Tralfamadorian Fatalism

by Chet

Undeniably, Slaughterhouse Five is one of my all time favorite books. People who know me can attest to this based on my willingness to read it more than once. The list of books which I am happy to read again, or stories I want to wander back through is a very short list. Vonnegut’s tale of Billy Pilgrim’s time stumbling and space adventures is one I will never grow tired of.

Slaughterhouse-Five is acknowledge as not only one of the best science fiction books ever written, but also as one the very best books written full stop. I first picked it up a couple of years ago intrigued by those facts. I like at least trying to read the books that are considered to be the epitome of human genius, and I always love a good sci-fi read. Top it all off with a dose of war fiction, and I am set. Oh! I nearly forgot. It’s also listed on the ALA‘s list of the 100 Most Frequently Challenged Books of 1900 – 1999. Who doesn’t read banned books?

The novel is primarily set everywhere, and by everywhere I mean the European front of World War II, Billy’s home after the war, and Tralfamadore. The narrator relates the story to us as Billy was prone to experience his life. This nonlinear style makes for a story that is sometimes inconveniently interrupted, but then again we aren’t unstuck in time as Billy was. Imagine how difficult this was for him to deal with.

Allow me to explain what is meant when it is said that Billy Pilgrim is unstuck in time. Generally Billy lives life as we all do. He wakes up in the morning, accomplishes some tasks, then sleeps at night. However, at any point in Billy’s day, he may find himself at any other time in his life. He has no control of his time travel, and no one else seems to notice.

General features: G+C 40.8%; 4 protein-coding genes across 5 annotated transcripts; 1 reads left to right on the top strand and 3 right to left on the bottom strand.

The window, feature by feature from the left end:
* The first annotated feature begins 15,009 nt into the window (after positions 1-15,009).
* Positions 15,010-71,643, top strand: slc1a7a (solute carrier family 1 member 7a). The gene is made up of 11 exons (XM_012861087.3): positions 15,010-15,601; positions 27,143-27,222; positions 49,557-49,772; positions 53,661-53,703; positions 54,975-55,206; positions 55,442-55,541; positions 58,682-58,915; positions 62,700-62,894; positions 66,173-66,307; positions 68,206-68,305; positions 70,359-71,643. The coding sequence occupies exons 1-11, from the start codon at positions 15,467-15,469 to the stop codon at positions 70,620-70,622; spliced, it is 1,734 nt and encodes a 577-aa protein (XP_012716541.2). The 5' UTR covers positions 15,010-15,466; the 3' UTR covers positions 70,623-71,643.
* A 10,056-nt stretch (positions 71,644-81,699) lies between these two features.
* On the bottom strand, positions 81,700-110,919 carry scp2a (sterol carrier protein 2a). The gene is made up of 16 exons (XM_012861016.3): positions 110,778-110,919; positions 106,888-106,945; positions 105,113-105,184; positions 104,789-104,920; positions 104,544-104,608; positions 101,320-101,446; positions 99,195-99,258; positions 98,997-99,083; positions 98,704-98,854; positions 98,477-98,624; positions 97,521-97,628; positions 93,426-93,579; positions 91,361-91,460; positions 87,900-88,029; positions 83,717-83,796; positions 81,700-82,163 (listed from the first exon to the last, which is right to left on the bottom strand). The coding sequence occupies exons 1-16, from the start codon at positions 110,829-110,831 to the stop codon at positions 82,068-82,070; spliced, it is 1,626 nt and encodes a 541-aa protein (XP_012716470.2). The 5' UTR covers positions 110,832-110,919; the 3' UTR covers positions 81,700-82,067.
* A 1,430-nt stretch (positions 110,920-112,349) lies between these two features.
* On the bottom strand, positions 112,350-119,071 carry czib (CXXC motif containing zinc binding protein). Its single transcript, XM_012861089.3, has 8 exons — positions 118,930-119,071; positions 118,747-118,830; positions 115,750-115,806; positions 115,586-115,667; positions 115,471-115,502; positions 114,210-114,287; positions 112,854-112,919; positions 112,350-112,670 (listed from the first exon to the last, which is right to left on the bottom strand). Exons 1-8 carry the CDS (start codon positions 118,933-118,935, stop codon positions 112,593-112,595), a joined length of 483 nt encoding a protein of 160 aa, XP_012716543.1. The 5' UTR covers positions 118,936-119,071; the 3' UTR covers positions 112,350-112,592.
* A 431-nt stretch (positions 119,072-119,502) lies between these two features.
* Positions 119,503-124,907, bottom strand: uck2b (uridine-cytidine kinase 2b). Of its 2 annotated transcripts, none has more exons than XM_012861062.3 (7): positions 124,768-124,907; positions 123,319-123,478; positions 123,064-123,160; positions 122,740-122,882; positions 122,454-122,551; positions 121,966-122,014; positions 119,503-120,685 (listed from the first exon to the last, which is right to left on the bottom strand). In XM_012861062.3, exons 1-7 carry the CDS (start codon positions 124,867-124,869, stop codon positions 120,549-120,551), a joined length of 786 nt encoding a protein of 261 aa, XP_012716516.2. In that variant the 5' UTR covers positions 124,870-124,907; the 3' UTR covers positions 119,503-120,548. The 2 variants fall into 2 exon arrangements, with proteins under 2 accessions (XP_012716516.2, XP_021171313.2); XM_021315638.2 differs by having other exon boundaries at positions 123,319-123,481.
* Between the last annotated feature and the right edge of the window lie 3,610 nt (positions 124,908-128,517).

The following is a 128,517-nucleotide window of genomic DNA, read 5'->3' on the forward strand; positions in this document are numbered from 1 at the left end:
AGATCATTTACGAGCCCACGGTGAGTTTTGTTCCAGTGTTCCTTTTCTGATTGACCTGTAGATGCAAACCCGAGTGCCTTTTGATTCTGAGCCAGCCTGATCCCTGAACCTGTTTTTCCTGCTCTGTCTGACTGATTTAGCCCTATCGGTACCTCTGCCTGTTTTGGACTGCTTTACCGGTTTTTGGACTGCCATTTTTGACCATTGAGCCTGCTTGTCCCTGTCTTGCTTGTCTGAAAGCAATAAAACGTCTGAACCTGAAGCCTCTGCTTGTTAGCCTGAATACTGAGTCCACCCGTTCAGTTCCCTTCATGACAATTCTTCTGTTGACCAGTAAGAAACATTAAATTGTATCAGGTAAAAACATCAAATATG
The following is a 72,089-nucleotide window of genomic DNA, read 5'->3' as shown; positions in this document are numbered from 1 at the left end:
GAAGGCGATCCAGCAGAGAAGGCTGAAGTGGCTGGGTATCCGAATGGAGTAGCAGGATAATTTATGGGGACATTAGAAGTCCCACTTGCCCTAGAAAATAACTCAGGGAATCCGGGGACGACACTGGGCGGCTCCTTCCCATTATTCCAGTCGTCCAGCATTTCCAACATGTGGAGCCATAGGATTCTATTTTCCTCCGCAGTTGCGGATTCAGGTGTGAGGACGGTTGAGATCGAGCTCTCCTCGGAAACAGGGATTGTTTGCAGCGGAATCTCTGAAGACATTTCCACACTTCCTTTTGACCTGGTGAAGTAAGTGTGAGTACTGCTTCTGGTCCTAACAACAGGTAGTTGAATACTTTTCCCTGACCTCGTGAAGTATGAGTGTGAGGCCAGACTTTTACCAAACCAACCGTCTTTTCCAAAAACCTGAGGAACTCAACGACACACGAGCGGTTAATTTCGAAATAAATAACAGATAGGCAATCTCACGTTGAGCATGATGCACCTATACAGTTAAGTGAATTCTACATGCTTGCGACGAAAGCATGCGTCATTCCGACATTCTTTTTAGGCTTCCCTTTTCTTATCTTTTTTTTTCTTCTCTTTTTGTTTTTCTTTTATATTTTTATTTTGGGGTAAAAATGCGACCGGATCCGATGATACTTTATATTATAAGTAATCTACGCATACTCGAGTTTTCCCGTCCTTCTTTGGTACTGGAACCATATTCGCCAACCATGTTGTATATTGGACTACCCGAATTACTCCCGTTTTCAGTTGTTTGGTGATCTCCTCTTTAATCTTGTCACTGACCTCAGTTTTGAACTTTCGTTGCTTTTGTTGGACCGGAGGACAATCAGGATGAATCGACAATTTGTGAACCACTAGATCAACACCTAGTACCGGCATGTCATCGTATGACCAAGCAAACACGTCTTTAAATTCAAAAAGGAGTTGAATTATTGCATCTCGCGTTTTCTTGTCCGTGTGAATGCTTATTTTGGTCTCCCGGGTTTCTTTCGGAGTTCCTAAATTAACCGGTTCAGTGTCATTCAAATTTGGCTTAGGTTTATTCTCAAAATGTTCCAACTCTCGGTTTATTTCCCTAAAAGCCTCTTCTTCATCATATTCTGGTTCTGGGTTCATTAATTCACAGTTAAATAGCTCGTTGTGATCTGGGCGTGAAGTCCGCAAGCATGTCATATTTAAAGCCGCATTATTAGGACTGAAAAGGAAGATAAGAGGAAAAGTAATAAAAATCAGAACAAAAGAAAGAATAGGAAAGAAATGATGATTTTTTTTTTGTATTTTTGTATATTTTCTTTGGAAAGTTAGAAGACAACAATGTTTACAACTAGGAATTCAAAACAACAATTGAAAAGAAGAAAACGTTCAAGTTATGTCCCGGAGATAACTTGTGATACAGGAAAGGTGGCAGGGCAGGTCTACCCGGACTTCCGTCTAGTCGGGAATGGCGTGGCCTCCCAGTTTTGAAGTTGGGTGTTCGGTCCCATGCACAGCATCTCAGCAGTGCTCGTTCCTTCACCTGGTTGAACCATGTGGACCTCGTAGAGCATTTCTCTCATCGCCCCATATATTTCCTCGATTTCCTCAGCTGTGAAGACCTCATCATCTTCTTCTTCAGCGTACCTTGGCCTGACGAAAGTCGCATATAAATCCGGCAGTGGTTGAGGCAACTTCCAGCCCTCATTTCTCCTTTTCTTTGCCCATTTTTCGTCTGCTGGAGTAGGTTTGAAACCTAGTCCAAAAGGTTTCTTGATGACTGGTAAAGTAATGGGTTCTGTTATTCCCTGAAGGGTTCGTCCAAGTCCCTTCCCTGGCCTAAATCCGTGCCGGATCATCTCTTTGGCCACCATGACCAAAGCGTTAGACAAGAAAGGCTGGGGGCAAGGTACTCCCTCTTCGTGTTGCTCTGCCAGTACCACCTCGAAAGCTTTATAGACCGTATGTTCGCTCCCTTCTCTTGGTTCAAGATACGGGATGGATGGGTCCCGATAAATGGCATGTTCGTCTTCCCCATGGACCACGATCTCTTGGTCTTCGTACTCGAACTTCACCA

My copy at home is a pocket-sized paperback, and it is one of the few books I’ve ever marked in. Most of my markings are with regard to statements the Narrator makes within the first chapter. After that one I usually consume the rest of the book so quickly I forget to take notes. Here are some of my highlighted pieces:

I have told my sons that they are not under any circumstances to take part in massacres, and that the news of massacres of enemies is not to fill them with satisfaction or glee.

There was nothing I could do about it. As an Earthling, I had to believe whatever clocks said— and calendars.

And finally, my favorite.

And Lot’s wife, of course, was told not to look back where all those people and their homes had been. But she did look back, and I love her for that, because it was so human.

There is much and more to be said about Slaughterhouse-Five. Themes in the book range from a rather fatalist outlook on life to persistence and existence of wars and glaciers. I had a conversation about another book with a friend recently. I was having a rough time getting through that book despite numerous recommendations. He said to me,

“If you want to read a book, and be able to think about what happened in it long after you’re done, then finish this.”

This is something that should be applied to Slaughterhouse-Five. Taken at face value it is a science fiction novel about an accidental time traveler. If one were to start searching, or thinking more deeply about it you could discover ways to question how you live and experience life on Earth. Give it a try.

Have you read Slaughterhouse-Five? What did you think? Love it or hate it, I want to know.